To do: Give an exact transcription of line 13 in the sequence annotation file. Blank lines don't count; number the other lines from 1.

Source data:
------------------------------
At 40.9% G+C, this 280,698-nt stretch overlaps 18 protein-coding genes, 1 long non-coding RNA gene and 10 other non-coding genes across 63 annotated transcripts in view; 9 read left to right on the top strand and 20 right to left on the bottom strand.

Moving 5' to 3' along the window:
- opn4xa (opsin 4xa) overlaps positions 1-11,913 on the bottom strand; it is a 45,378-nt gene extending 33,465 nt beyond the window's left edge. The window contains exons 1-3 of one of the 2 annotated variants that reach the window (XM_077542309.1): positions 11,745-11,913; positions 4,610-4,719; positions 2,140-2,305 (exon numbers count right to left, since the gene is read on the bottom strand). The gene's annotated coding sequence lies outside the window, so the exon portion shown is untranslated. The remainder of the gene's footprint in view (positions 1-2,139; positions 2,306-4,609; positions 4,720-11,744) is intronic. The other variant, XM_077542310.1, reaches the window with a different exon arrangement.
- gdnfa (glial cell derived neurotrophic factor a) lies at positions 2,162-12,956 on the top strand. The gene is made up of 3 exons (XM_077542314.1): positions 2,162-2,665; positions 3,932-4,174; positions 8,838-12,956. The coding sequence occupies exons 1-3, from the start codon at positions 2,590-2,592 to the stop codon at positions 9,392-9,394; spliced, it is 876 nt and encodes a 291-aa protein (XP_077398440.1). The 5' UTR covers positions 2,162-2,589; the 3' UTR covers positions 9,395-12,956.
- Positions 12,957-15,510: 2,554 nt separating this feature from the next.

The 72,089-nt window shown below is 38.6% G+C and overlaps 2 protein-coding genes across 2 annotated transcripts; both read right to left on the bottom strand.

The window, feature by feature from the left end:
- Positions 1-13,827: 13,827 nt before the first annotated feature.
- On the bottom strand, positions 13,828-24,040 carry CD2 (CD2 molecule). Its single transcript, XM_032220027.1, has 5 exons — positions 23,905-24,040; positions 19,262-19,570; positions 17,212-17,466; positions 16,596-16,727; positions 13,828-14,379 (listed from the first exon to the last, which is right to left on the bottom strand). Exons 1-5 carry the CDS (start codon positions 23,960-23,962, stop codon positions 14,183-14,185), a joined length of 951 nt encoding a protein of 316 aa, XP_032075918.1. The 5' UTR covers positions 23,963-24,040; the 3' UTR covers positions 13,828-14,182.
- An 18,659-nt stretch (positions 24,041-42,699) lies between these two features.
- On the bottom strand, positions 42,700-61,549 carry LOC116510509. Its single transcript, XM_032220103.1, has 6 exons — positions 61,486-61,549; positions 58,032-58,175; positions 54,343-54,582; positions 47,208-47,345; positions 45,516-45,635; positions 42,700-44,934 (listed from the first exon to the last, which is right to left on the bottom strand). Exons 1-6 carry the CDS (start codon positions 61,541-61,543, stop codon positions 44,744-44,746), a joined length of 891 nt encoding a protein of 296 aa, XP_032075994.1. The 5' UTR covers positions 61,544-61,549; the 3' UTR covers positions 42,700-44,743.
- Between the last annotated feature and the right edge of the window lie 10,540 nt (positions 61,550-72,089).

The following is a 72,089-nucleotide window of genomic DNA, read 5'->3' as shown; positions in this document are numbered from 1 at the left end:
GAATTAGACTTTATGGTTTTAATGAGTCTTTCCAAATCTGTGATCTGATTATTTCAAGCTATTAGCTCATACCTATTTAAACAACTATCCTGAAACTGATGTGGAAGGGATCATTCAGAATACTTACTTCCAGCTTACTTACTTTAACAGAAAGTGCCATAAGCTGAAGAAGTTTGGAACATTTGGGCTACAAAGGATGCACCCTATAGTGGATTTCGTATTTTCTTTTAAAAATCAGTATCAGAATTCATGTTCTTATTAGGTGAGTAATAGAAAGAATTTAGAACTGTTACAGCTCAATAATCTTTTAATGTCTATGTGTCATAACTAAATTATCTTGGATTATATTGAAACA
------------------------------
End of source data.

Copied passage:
The following is a 72,089-nucleotide window of genomic DNA, read 5'->3' as shown; positions in this document are numbered from 1 at the left end: